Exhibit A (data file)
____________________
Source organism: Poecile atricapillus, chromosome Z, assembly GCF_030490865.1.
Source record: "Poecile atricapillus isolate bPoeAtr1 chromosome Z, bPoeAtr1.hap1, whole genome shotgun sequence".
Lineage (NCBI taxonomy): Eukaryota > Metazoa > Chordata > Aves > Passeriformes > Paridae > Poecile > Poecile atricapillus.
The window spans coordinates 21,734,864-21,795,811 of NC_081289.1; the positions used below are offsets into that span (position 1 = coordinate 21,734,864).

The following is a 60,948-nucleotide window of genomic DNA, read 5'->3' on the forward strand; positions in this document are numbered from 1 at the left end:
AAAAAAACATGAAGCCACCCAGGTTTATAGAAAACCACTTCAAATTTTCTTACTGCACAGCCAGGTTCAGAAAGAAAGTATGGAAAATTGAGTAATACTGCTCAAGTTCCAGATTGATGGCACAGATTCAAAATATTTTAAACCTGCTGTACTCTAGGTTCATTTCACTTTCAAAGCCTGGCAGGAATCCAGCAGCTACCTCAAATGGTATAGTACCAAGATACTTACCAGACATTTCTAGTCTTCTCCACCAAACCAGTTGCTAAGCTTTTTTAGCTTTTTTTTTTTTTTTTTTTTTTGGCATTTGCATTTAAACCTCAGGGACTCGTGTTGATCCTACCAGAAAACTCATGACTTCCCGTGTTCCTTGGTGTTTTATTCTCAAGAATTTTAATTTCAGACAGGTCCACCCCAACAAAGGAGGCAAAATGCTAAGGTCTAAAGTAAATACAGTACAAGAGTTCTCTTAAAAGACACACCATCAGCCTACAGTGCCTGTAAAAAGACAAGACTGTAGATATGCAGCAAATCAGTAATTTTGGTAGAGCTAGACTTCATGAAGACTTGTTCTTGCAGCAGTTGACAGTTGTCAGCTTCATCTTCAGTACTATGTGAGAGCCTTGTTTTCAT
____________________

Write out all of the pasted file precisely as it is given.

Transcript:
Source organism: Poecile atricapillus, chromosome Z, assembly GCF_030490865.1.
Source record: "Poecile atricapillus isolate bPoeAtr1 chromosome Z, bPoeAtr1.hap1, whole genome shotgun sequence".
Lineage (NCBI taxonomy): Eukaryota > Metazoa > Chordata > Aves > Passeriformes > Paridae > Poecile > Poecile atricapillus.
The window spans coordinates 21,734,864-21,795,811 of NC_081289.1; the positions used below are offsets into that span (position 1 = coordinate 21,734,864).

The following is a 60,948-nucleotide window of genomic DNA, read 5'->3' on the forward strand; positions in this document are numbered from 1 at the left end:
AAAAAAACATGAAGCCACCCAGGTTTATAGAAAACCACTTCAAATTTTCTTACTGCACAGCCAGGTTCAGAAAGAAAGTATGGAAAATTGAGTAATACTGCTCAAGTTCCAGATTGATGGCACAGATTCAAAATATTTTAAACCTGCTGTACTCTAGGTTCATTTCACTTTCAAAGCCTGGCAGGAATCCAGCAGCTACCTCAAATGGTATAGTACCAAGATACTTACCAGACATTTCTAGTCTTCTCCACCAAACCAGTTGCTAAGCTTTTTTAGCTTTTTTTTTTTTTTTTTTTTTTGGCATTTGCATTTAAACCTCAGGGACTCGTGTTGATCCTACCAGAAAACTCATGACTTCCCGTGTTCCTTGGTGTTTTATTCTCAAGAATTTTAATTTCAGACAGGTCCACCCCAACAAAGGAGGCAAAATGCTAAGGTCTAAAGTAAATACAGTACAAGAGTTCTCTTAAAAGACACACCATCAGCCTACAGTGCCTGTAAAAAGACAAGACTGTAGATATGCAGCAAATCAGTAATTTTGGTAGAGCTAGACTTCATGAAGACTTGTTCTTGCAGCAGTTGACAGTTGTCAGCTTCATCTTCAGTACTATGTGAGAGCCTTGTTTTCAT